By way of introduction,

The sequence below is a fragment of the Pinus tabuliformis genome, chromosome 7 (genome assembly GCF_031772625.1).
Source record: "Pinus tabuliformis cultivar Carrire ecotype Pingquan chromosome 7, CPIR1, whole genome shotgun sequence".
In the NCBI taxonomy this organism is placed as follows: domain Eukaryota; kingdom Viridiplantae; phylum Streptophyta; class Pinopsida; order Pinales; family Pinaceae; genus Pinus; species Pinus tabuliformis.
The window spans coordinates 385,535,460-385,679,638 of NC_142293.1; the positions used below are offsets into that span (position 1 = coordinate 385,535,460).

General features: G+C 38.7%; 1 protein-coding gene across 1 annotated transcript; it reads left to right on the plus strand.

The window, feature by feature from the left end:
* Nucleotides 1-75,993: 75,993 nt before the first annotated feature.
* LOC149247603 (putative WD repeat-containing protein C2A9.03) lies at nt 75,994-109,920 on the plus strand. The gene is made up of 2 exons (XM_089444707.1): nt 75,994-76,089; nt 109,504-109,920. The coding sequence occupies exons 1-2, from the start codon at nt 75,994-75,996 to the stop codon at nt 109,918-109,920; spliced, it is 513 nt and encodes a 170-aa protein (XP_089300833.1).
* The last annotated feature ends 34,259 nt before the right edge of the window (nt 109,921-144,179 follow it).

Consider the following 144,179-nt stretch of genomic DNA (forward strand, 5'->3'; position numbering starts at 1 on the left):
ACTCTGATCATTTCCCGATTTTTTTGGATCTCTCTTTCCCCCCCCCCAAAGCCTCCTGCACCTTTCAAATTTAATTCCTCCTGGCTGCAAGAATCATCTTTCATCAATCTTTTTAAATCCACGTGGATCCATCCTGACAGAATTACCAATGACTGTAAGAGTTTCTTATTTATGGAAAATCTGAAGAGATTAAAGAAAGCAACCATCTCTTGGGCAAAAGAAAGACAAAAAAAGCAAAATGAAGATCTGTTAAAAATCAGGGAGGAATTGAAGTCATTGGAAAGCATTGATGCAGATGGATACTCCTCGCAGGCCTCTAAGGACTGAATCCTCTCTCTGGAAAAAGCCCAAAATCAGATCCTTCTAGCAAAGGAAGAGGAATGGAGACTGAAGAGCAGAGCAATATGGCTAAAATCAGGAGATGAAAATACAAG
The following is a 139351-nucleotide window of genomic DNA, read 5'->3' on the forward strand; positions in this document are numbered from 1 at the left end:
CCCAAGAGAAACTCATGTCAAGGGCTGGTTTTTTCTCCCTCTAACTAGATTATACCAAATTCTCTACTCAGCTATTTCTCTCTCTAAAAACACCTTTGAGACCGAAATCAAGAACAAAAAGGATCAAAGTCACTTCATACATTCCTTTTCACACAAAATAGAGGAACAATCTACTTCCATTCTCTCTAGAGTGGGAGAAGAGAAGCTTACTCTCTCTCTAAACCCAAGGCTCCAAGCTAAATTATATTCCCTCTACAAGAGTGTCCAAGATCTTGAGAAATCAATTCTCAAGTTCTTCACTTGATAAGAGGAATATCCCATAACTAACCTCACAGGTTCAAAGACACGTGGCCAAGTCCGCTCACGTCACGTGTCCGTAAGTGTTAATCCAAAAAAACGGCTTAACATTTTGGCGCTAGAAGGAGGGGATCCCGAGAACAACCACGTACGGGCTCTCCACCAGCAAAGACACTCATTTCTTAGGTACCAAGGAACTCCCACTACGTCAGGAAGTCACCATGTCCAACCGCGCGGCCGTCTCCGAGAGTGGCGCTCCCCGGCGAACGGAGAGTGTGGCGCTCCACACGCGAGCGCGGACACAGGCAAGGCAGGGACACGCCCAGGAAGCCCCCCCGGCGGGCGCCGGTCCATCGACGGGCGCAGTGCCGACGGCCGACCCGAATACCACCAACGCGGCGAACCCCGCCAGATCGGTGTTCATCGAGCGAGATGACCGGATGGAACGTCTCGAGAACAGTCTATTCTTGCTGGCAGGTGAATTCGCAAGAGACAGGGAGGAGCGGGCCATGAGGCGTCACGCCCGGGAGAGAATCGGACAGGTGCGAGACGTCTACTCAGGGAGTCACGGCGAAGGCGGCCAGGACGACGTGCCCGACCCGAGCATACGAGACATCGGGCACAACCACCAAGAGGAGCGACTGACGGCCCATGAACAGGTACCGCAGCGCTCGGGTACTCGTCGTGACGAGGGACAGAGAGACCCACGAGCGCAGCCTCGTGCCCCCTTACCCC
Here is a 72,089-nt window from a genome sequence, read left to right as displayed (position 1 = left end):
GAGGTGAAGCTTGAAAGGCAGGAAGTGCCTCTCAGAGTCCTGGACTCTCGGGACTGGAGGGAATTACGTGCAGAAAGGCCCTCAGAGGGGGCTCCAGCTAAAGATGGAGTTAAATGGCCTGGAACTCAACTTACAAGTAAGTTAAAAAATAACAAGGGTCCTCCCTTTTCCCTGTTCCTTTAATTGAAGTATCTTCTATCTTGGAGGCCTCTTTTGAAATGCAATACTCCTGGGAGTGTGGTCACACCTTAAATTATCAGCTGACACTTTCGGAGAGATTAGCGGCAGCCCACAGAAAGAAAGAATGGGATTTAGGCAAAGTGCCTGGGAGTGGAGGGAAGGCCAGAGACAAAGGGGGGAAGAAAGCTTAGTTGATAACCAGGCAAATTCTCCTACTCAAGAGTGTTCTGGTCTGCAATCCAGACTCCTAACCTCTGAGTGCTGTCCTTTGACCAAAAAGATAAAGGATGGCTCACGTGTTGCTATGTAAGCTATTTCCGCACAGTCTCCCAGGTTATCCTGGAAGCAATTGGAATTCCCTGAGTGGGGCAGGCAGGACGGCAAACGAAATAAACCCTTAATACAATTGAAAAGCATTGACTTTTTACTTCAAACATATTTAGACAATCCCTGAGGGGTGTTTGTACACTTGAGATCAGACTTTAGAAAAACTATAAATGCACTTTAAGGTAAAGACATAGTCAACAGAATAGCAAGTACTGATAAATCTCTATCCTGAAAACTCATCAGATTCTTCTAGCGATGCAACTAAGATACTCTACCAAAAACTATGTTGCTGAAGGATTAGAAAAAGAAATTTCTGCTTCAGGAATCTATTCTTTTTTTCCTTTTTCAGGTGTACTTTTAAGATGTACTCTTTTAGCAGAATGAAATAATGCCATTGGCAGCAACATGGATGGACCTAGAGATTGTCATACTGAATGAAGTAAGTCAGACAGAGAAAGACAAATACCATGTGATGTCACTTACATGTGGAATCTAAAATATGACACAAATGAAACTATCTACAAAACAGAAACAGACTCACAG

In the illustrated, non-limiting embodiment, when a packet arrives at the network interface 12 the media subsystem 10A receives a callback (1), and the packet is received by a real-time transport protocol (RTP) module 16. Reference with regard to RTP may be had to H. Schulzrinne, S. Casner, R. Frederick and V. Jacobson, RTP: a transport protocol for real-time applications, IETF Network Working Group, RFC 1889, Standards Track, January 1996, 75 p. and to H. Schulzrinne, RTP Profile for Audio and Video Conferences with Minimal Control, IETF Network Working Group RFC 1890, Standards Track, January 1996, 18 p. Playout times for the frames contained within the packet are calculated. In a next step (2) the RTP module 16 inserts or queues the frames into a jitter buffer 18. When the audio device 14 begins to run out of data to play, it wakes up or interrupts the media subsystem 10A (3) and makes a request to the RTP module 16 for more data to play. In response, the RTP module 16 checks to determine if there is a sufficient amount of speech data in its internal audio buffer to fill the audio device buffer. If there is enough data, it is written immediately to the audio device (jump to step 6). The dequeued frame is then sent to an audio codec 20 such as, but not limited to, a PCM codec, a G.711 codec (Pulse code modulation (PCM) of voice frequencies, ITU-T Recommendation G.711, 1972, 18 p.), a G.723.1 codec (Dual rate speech coder for multimedia communications transmitting at 5.3 and 6.3 kbit/s, ITU-T Recommendation G.723.1, March 1996, 27 p.), or an AMR codec (Mandatory speech codec speech processing functions. AMR speech codec; transcoding functions, 3GPP Technical specification Group Services and System Aspects, 3G TS 26.090 V3.0.1, September 1999, 61 p.), which decodes the audio data and returns a decoded audio data frame to the RTP module 16 at step (5). The various codecs 20 that are useable by the apparatus and method of these teachings may or may not have a voice activity detection (VAD) function.